Labor unions that fail to provide fair representation to their members in cases of wrongful dismissal may be held jointly liable with the employer for wages the employee lost as a result of their misconduct or failure to act.
General Government & Civil Service, Postal Service, Law & Justice, Constitutional Law, Civil Liberties, & Individual Rights, and Freedom of Speech & Press
A U.S. Postal Service regulation that prohibits solicitation of contributions on postal premises does not violate the First Amendment when it is used to bar solicitations by a political group. This case arose after volunteers for the National Democratic Policy Committee set up a table on a post office sidewalk. A federal appeals court said the sidewalk was a traditional public forum. But O'Connor, writing for the Court in an opinion reversing the appeals court, said government ownership of property 'does not automatically open that property to the public.' She said the sidewalk in question was built solely to assist postal patrons.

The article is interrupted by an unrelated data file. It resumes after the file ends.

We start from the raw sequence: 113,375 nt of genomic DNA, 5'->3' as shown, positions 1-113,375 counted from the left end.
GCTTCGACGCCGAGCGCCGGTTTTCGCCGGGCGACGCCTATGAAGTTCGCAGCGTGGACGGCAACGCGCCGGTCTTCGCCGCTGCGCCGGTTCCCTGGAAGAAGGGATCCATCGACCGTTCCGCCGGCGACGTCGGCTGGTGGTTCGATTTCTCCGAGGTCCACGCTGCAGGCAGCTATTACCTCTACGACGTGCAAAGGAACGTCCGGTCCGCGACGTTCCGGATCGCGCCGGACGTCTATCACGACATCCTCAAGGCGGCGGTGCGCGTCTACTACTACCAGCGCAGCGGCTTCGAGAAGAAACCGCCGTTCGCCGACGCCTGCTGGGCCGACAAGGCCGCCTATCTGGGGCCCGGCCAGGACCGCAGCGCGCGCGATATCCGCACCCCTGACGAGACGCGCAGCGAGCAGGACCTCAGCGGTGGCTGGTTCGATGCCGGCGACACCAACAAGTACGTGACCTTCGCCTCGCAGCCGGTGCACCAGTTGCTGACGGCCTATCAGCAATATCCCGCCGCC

Employment, Labor, & Pensions, Labor-Management Relations, General Government & Civil Service, and Postal Service
Postal employees may not challenge the U.S. Postal Service's use of private courier services known as 'international remailing.' The Court said the workers are not within the 'zone of interests' of the Private Express Statutes, regulating mail delivery, so they do not have standing to challenge the postal service's use of private couriers to handle certain international delivery.
General Government & Civil Service, Postal Service, Law & Justice, Criminal Law, and General
The federal law that makes a crime to assault or rob any custodian of 'mail matter, or of any money or other property' of the United States applies to federal agents such as Secret Service agents, as well as to Postal Service employees.
General Government & Civil Service, Postal Service, Law & Justice, Business & Tax Law, and General